This call for papers posted on a blog that I recently started browsing, Feminist Philosophers, notes that "a mere 21% of professional philosophers" (I assume in academia / higher ed in the United States) are women. Not sure whether or not I should be surprised. I guess I am. While it is true that gender equity certainly has not been achieved in anthropology, I think about my department, my teachers and friends in graduate school, and the scholars whose work I most admire - a strong representation of women.
That said, the number of women represented on my "Traditions" syllabi were scarce - Margaret Mead, Ruth Benedict, and Nancy Munn. I had to read Audrey Richards, Emily Martin, and Marilyn Strathern on my own time. Also, I find problematic the discourse on the so-called feminization of anthropology - the number of undergraduate majors, the number of graduate students - as it suggests something inherently wrong with there being so many women studying and practicing in the discipline. Not to mention that feminization seems to fade higher in the ranks of the professoriate.
This leads me to throw in my two cents on other posts that I read on the FP blog - see here and here - responding to this column by New York Times columnist John Tierney, which I had missed.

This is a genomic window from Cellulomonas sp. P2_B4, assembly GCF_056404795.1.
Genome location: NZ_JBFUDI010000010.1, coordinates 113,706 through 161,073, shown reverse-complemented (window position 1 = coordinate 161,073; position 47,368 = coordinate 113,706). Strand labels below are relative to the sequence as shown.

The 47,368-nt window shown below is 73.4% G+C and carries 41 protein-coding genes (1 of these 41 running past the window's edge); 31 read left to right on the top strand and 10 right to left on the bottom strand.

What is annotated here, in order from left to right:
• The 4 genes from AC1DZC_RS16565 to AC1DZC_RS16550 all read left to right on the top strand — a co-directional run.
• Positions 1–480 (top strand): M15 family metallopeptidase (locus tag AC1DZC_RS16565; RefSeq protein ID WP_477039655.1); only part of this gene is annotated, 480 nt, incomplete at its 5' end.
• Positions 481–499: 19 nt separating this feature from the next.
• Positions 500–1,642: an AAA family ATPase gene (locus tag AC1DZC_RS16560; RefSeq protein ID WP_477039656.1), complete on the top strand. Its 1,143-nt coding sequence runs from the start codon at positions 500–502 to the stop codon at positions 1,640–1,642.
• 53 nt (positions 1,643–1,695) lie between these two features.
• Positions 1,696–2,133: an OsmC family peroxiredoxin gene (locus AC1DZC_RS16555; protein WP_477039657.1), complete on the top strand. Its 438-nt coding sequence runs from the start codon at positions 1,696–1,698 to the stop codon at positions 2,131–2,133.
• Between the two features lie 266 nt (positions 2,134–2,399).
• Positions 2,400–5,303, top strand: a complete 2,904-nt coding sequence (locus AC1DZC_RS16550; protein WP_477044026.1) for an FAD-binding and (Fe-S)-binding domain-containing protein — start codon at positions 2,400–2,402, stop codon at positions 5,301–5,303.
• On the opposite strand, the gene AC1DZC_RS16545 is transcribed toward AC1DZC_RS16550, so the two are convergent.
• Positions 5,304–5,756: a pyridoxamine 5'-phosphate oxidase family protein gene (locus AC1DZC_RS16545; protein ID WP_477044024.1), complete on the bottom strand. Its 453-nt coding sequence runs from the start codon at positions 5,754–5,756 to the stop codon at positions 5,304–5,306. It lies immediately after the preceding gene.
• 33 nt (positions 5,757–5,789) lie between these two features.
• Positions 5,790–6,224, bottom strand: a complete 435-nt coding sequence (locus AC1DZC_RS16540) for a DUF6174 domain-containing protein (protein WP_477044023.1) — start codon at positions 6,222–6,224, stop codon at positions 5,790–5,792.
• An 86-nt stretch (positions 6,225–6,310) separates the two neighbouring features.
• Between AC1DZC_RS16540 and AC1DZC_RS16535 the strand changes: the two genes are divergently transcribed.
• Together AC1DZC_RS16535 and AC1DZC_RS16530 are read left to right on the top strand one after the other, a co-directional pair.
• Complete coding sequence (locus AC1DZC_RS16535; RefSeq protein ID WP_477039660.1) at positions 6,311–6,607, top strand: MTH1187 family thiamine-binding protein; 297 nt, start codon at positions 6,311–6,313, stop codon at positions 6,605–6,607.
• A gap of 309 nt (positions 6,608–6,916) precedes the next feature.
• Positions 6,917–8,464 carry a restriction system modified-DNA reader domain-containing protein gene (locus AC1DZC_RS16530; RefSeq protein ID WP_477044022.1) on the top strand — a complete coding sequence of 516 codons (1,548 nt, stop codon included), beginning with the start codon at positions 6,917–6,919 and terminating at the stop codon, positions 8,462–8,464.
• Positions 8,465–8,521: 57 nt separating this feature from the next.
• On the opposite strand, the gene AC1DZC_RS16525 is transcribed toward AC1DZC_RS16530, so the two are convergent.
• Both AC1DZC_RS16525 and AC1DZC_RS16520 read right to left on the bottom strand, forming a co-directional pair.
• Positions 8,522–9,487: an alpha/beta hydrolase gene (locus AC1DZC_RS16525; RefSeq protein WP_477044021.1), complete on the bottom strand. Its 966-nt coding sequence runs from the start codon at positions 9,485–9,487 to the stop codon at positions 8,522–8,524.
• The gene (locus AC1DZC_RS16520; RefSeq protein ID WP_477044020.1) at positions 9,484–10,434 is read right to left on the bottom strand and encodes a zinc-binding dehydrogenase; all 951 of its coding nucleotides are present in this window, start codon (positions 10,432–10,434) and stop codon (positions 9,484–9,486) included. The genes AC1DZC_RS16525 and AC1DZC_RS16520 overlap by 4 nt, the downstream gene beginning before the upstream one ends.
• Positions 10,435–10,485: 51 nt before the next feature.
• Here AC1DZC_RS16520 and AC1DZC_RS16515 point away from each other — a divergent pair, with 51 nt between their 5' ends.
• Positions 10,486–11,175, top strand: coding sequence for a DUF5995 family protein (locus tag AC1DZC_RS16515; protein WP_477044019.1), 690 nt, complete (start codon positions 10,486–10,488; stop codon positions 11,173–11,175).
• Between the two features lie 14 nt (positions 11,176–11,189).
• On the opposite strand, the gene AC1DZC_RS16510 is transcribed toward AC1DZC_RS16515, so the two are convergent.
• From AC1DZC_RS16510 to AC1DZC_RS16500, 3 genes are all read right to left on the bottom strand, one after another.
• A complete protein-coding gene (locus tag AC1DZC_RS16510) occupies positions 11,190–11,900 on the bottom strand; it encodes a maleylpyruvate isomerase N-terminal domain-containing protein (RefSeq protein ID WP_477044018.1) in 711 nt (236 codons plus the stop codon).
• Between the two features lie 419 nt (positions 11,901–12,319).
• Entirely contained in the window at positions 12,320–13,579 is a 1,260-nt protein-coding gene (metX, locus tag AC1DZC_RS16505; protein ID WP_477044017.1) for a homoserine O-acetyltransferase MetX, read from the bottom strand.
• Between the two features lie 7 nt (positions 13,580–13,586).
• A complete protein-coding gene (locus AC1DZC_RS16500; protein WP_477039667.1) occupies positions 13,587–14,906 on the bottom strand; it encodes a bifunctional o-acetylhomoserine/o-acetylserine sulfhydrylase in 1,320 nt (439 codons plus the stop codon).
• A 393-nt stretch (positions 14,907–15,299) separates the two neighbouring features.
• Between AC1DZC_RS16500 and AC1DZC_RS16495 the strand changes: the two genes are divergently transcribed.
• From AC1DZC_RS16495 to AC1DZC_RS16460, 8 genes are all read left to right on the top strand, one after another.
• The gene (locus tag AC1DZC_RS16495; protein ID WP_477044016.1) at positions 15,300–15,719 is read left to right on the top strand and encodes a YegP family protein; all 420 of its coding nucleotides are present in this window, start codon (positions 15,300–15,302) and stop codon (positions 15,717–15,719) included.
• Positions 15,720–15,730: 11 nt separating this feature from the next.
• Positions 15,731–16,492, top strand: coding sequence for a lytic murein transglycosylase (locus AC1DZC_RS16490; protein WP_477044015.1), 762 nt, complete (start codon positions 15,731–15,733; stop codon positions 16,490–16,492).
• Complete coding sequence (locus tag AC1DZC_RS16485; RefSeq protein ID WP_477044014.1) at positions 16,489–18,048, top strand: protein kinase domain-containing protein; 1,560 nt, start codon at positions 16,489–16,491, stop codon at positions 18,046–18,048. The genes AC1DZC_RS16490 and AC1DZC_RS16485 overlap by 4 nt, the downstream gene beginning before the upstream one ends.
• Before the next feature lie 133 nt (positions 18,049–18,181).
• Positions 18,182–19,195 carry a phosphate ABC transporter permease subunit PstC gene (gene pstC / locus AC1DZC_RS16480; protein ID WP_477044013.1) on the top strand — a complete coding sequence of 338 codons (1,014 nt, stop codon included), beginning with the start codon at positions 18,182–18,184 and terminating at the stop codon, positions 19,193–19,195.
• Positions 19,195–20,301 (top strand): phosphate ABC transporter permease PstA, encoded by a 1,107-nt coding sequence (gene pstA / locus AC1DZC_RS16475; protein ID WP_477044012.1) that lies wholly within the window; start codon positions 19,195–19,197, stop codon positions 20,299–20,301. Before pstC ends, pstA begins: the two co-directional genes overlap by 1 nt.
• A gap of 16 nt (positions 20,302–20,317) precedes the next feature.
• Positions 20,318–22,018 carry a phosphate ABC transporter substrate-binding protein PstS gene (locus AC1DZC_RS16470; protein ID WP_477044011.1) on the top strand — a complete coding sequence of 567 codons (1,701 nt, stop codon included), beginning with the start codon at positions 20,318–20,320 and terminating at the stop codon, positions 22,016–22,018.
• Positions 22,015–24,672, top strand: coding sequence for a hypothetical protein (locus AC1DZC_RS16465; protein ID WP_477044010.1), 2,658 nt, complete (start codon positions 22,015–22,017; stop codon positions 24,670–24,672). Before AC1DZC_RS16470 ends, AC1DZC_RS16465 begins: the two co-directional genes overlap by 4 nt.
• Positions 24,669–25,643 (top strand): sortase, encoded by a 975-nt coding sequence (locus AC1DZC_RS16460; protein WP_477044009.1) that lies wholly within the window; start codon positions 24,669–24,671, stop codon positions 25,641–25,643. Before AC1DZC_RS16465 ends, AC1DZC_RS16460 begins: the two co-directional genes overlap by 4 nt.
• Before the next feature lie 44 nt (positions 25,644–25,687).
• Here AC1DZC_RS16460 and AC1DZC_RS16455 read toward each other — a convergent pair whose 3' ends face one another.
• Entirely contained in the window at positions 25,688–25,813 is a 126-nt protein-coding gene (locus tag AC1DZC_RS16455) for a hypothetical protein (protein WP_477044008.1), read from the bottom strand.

StraightMan, attending a 3-week seminar sponsored by the National Endowment for the Humanities, notes the marginal number both of women at all and of men with young children participating. (The participants include philosophers, economists, historians, and a pair of anthropologists. So, interdisciplinary crosstalk no doubt prevails...)
In fact, there was a kind of scandal with another NEH seminar that had required a female participant, a single mother, to provide evidence that she had arranged full-time child-care, lest she be dropped from the seminar. (Inside Higher Ed reported on it, here, following up on posts on Feminist Philosophers. Way to go, FP!)
Given the demands of the seminars, I cannot see any way that one could participate to one's own satisfaction without full-time child-care: It is a reason that I am here with Beanie and Bubbie, and StraightMan is there.
However. I think it highlights the ways in which opportunities for women become limited. If we "choose" to opt out, then it is because our choices already have been constrained. (I am not a philosopher, but I am certain that cannot really be called a choice then.) For example, I also had considered applying to an NEH seminar, then decided against it. I am the mother of two young children and the wife of a talented scholar about to start his sabbatical. I cannot imagine either being away from them for 3 weeks or alternatively, having them all with me at the seminar.
It also highlights the ways in which men's roles and responsibilities outside the family become emphasized. Why give up the satisfaction, the respect, and the privileges of work in favor of sharing the obligations to young children?
So, if the NEH and other institutions, including colleges and universities, truly are interested in supporting and promoting women in academia / higher ed, then they ought to make available to everyone affordable (I say free) high-quality child-care.
Universal child-care along the lines of universal health-care! Although we see in the United States how much Americans continues to abhor what might benefit them.